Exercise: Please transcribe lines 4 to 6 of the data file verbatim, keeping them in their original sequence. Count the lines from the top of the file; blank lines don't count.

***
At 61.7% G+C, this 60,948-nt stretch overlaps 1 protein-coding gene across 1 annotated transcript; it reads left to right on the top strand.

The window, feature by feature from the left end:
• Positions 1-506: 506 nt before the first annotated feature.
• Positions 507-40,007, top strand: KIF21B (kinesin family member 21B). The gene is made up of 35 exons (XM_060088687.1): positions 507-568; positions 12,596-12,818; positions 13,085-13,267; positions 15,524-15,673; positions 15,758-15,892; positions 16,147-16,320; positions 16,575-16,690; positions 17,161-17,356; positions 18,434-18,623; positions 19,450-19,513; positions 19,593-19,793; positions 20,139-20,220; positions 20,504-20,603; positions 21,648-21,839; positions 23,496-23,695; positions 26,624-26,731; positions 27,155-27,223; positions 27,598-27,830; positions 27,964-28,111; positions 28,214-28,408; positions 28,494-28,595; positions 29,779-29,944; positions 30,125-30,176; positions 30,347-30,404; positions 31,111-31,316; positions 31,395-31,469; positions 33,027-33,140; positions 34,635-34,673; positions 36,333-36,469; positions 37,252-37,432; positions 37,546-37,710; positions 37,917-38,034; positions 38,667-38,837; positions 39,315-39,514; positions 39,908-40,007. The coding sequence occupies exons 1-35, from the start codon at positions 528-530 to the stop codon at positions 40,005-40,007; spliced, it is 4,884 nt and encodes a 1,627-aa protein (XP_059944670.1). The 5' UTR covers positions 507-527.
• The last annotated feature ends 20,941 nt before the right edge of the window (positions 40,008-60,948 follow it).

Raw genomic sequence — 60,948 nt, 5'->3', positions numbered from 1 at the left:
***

• Positions 507-40,007, top strand: KIF21B (kinesin family member 21B). The gene is made up of 35 exons (XM_060088687.1): positions 507-568; positions 12,596-12,818; positions 13,085-13,267; positions 15,524-15,673; positions 15,758-15,892; positions 16,147-16,320; positions 16,575-16,690; positions 17,161-17,356; positions 18,434-18,623; positions 19,450-19,513; positions 19,593-19,793; positions 20,139-20,220; positions 20,504-20,603; positions 21,648-21,839; positions 23,496-23,695; positions 26,624-26,731; positions 27,155-27,223; positions 27,598-27,830; positions 27,964-28,111; positions 28,214-28,408; positions 28,494-28,595; positions 29,779-29,944; positions 30,125-30,176; positions 30,347-30,404; positions 31,111-31,316; positions 31,395-31,469; positions 33,027-33,140; positions 34,635-34,673; positions 36,333-36,469; positions 37,252-37,432; positions 37,546-37,710; positions 37,917-38,034; positions 38,667-38,837; positions 39,315-39,514; positions 39,908-40,007. The coding sequence occupies exons 1-35, from the start codon at positions 528-530 to the stop codon at positions 40,005-40,007; spliced, it is 4,884 nt and encodes a 1,627-aa protein (XP_059944670.1). The 5' UTR covers positions 507-527.
• The last annotated feature ends 20,941 nt before the right edge of the window (positions 40,008-60,948 follow it).

Raw genomic sequence — 60,948 nt, 5'->3', positions numbered from 1 at the left: